Julie Beck’s work, ‘This Article Won’t Change Your Mind,’ is an excellent illustration of individuals’ beliefs and their firm resolve to uphold them regardless of morality. Human beings preferentially and invariably choose beliefs over facts. Beck explains this phenomenon through several concepts which entail theories and studies done on human behavior, relationships and interactions. She presents her arguments on this topic in an unbiased and insightful fashion.
One theory by the social psychologist,Leon Festinger, defined cognitive dissonance as the discomfort caused when one’s simultaneous thoughts and feelings conflict with their behavior. Individuals try to get rid of the resultant feelings through surprising and unexpected ways ranging from feelings of minor guilt to self-destructive measures. Reducing this discomfort is a fundamental need since our actions directly influence our self-awareness and we cannot rationalize why our deeds don’t match our beliefs. This discord is observed in basic situations in lifelike dishonesty in people that claim they value honesty perhaps to protect themselves or a pro-life mother who performs an abortion for reasons best known to her. Additionally, some people litter theirsurroundings despite their strong beliefs in environmental conservation and others that embrace frugality still purchase expensive items. These simple, day-to-day examples appropriately illustrate Festinger’s theory.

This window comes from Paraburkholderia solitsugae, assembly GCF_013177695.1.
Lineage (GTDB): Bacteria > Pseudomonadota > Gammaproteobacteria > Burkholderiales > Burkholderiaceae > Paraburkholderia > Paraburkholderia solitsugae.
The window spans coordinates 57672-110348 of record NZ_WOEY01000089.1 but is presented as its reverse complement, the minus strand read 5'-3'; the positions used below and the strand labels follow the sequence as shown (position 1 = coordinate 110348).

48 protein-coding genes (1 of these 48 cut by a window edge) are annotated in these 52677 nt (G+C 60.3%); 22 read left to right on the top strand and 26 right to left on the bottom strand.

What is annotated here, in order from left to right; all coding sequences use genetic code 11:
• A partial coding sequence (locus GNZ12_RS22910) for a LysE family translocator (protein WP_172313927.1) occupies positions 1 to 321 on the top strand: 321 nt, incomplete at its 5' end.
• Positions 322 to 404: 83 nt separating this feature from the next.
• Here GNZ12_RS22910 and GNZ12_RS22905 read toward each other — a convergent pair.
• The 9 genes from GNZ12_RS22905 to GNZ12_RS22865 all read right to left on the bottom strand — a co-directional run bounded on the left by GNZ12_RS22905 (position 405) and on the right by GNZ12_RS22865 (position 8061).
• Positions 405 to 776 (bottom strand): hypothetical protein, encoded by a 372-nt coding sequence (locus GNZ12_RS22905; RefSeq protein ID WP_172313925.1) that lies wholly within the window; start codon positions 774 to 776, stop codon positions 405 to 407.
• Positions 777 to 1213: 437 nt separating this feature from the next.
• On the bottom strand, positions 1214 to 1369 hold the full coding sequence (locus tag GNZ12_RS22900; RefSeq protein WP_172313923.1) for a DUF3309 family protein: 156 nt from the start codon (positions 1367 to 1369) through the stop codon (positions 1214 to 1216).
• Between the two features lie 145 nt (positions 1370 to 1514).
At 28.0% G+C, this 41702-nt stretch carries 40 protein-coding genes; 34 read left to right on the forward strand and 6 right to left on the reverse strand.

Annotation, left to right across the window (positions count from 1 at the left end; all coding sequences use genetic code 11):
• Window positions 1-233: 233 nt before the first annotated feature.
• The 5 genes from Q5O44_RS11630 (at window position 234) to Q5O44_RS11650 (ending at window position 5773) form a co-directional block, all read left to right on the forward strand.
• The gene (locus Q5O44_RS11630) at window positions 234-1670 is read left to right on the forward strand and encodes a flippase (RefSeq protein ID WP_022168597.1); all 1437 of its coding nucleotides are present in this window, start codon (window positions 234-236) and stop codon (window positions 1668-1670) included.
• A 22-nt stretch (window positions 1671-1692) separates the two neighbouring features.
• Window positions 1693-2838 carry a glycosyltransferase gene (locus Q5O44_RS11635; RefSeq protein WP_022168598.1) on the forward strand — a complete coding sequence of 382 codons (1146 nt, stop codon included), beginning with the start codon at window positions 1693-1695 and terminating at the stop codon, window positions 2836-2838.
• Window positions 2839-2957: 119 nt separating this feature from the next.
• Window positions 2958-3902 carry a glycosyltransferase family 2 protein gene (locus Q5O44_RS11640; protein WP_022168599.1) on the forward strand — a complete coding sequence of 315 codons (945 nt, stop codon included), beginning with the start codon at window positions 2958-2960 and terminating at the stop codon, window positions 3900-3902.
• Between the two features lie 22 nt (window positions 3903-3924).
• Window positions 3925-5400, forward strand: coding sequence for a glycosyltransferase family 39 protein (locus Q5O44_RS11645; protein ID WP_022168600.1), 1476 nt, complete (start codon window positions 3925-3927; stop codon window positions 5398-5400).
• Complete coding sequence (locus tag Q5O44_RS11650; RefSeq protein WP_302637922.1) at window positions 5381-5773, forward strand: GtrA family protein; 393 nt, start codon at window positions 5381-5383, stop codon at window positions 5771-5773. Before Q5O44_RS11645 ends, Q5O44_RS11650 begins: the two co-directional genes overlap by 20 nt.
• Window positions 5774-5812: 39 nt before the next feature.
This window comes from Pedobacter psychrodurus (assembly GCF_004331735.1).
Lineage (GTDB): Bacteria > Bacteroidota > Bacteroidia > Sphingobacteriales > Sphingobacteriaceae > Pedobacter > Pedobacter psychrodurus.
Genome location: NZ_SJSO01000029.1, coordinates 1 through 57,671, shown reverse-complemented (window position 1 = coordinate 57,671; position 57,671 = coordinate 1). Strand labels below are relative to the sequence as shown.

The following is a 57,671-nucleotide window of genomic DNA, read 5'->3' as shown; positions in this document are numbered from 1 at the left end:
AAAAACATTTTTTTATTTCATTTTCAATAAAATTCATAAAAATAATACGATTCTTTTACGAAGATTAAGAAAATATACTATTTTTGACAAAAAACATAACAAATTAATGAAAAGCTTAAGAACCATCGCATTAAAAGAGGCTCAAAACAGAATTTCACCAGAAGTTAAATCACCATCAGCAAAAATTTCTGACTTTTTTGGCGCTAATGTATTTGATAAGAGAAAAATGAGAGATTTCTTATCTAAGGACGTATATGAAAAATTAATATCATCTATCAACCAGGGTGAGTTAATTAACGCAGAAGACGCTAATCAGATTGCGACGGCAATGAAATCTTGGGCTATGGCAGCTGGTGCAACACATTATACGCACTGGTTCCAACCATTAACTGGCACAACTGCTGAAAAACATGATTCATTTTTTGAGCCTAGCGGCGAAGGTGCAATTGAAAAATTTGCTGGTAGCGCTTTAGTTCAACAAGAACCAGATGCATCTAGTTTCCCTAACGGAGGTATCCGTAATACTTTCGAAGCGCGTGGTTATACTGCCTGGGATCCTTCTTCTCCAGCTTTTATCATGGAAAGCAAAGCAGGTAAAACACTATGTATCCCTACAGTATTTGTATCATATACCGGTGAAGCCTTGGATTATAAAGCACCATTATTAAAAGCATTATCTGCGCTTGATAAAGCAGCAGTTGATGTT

A more complex cognitive dissonance occurs in religious contexts whereby individuals with strong convictions are the hardest to dissuade. Festinger and his colleagues once conducted a study on a cult led by anapocalyptic prophet whosedoomsday predictions never actualized, but her followers still kept the faith. Cultists cling to absurd beliefs despite compelling evidence that their leader’s ideas are a sham. These individuals choose to ignore facts about their leader’s exploitation or theirfoolish faith and obstinately maintain loyalty to their course.There are numerous American historical accounts of cults that exhibit these behavior patterns. For example, the Heaven’s Gate cult convinced its followers to abandon their families and await aliens who would escort them to heaven in a spaceship. Ironically, any logical reproaches worsen their unconventional beliefs. Such people, question facts and will refute undeniable evidence that their religious stances are deficient.
Terrorism is also another complicated form of cognitive dissonance. Terrorists often question their existence due to traumatic interpersonal relationships. They lack self- awareness and a sense of belonging cause by isolation, stress, rejection and ill health. According to Festinger, cognitive dissonance happens when personal identity is under threat, and they have an active and voluntary role in society to perform. In this case, terrorists are mostly torn between their religious beliefs, terrorism-related facts and the interconnectedness of the two. For example, a Muslim American soldier may encounter a notion that war on terror is an attack on Islam. These opinions may compromise his beliefs and place him in a conflicting situation that prompts him to choose between his faith and his career. He may face constant criticism from colleagues who feel like his religion and culture is part of terrorism the problem. In some cases, hemay resort to extreme measures to protect his identity as a Muslim by joining terrorist groups. This radicalization is an attempt from the soldier to reduce the discomfort his dissonance yields.